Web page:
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Monday, November 26, 2012

Cubs hire Rob Deer as assistant hitting coach

Time for a Rob Deer Fan Club reunion. Primates may know about his .766 career OPS, while the Chassites may not.

Chicago is the latest team to join the trend of multiple hitting coaches, as the Cubs have hired Rob Deer to assist primary hitting coach James Rowson. Deer has been a hitting instructor in the Padres’ farm system and was teammates with Cubs manager Dale Sveum on the Brewers.

Greg Franklin Posted: November 26, 2012 at 05:19 PM | 49 comment(s) Login to Bookmark
  Tags: brewers, cubs, padres

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   1. Spahn Insane Posted: November 26, 2012 at 07:16 PM (#4310059)
Yes, well, making too much contact was quite the problem for the Cubs last year...
   2. Jolly Old St. Nick Still Gags in October Posted: November 26, 2012 at 07:21 PM (#4310063)
Definitely a "Do as I say, not do as I did" man. But then this is the Cubs, so by definition everything's just a big joke.
   3. Greg K Posted: November 26, 2012 at 07:23 PM (#4310064)
I have a vague memory of seeing Rob Deer hit a homerun on a pitch that bounced. This would have happened some time between 1987 and 1992, and was likely against the Jays (as I think about 95% of the games I watched at that age were Jays games). I think it is about 7% likely that this actually happened and is not a figment of my distorted childhood memory.

I was thinking about it the other day because a guy on my baseball team hit a home run on a ball that bounced about six inches infront of the plate. Granted our fences are under 300 feet, but it was still impressive. He comes from a cricket background though so he didn't think it was a big deal.
   4. Pops Freshenmeyer Posted: November 26, 2012 at 07:25 PM (#4310065)
They should sprout a sense of humor and just call it the College of Hitting Coaches.
   5. BourbonSamurai Is a Lazy Nogoodnik Posted: November 26, 2012 at 07:33 PM (#4310070)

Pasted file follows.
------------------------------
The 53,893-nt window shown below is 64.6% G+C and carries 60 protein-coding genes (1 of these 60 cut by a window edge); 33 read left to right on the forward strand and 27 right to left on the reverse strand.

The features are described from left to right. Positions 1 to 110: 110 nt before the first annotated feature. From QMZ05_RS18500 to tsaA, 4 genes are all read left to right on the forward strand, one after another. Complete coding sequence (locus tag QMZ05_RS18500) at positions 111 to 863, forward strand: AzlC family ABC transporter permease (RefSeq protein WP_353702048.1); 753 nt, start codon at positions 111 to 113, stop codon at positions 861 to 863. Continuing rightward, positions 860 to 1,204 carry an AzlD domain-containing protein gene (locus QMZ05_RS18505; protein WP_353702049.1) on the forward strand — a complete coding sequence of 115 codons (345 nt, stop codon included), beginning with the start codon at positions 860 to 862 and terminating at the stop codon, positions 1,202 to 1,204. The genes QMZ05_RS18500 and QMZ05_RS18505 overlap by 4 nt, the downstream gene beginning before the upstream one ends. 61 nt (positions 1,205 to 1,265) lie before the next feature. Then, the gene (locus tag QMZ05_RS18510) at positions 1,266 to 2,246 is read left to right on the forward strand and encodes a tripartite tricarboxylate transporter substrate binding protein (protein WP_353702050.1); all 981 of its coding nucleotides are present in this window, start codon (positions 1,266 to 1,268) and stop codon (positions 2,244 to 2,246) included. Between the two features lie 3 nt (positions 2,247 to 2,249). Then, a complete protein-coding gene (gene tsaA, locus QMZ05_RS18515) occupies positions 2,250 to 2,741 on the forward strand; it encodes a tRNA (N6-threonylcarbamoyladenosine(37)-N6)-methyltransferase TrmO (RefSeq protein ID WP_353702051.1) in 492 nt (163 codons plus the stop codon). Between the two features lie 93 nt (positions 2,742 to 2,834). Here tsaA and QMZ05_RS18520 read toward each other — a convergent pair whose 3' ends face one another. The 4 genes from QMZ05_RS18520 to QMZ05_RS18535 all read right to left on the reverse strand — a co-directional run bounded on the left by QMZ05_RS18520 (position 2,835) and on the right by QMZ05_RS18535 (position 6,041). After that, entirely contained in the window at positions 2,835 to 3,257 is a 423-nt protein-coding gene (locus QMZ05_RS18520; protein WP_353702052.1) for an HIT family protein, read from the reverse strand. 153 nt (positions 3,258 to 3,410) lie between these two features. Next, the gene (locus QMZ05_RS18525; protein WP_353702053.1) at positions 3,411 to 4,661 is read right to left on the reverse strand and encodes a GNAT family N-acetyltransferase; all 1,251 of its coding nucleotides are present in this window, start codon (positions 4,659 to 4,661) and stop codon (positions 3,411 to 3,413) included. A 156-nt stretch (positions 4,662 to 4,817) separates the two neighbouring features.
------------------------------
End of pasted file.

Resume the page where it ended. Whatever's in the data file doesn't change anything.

Rob Deer as a hitting coach is hysterical
   6. Greg Pope thinks the Cubs are reeking havoc Posted: November 26, 2012 at 07:52 PM (#4310075)
Typical Cubs Hitting Coach Day:

10:00 - show up at park
10:30 - finish coffee, reading newspaper, Twitter feeds, etc.
11:00 - walk over to hitters' meeting
11:30 - get up to address hitters
11:31 - "Swing as hard as you can, all the time"
11:32 - go watch soaps
1:20 - sit on bench with Sveum
   7. ursus arctos Posted: November 26, 2012 at 08:08 PM (#4310083)
Clearly the coyotes that have been frequenting Wrigley during the off-season knew this was coming.
   8. TVerik, the gum-snappin' hairdresser Posted: November 26, 2012 at 08:11 PM (#4310086)
All right... snark aside, how does an "assistant hitting coach" actually work?

One guy is the swing away guy, and one guy does bunts and other "special" situations?

Does one guy work with some people, the other guy with other people?

Does Deer, in this situation, parrot Rowson's style? What if he disagrees?
   9. McCoy Posted: November 26, 2012 at 08:26 PM (#4310096)
It will all end in tears.
   10. villageidiom Posted: November 26, 2012 at 08:52 PM (#4310105)
All right... snark aside, how does an "assistant hitting coach" actually work?
The Boston Globe was talking about this just the other day, given the Red Sox's ongoing search for two hitting coaches. I guess because of the recent emphasis on video that the amount of work is greater than one hitting coach can handle.

So maybe one is focusing on the skills drills: helping with their timing, hand-eye coordination, batting cage, etc. And the other is going through stats and video compilations of the hitter, as well as the opposing team's pitchers, and developing strategies that help to maximize those skills. While in the past a team might have a video coordinator handle some of the latter, maybe they're finding that a former player can translate the video into something useful for current players better than a videotape jockey can.


   11. Jack Carter, calling Beleaguered Castle Posted: November 26, 2012 at 09:09 PM (#4310116)
Yes, well, making too much contact was quite the problem for the Cubs last year..
I can't possibly improve on this.
   12. flournoy Posted: November 26, 2012 at 09:12 PM (#4310118)
I like this part of Rob Deer's transaction history:

July 3, 1995: Signed as a Free Agent with the San Diego Padres.
September 5, 1995: Released by the San Diego Padres.
December 11, 1995: Signed as a Free Agent with the San Diego Padres.
March 27, 1996: Released by the San Diego Padres.
April 15, 1996: Signed as a Free Agent with the San Diego Padres.
   13. Transmission Posted: November 26, 2012 at 10:06 PM (#4310157)
Oh, Deer God.
   14. FrankM Posted: November 26, 2012 at 10:24 PM (#4310165)
#12 - that looks like something you see a lot in OOTP. And some people complain it never happens in real life.
   15. Tom (and his broom) Posted: November 26, 2012 at 11:40 PM (#4310237)
Actually that happens quite a bit, fringe player out of options is released to make space on the roster, signs again with the same team when no one else shows interest.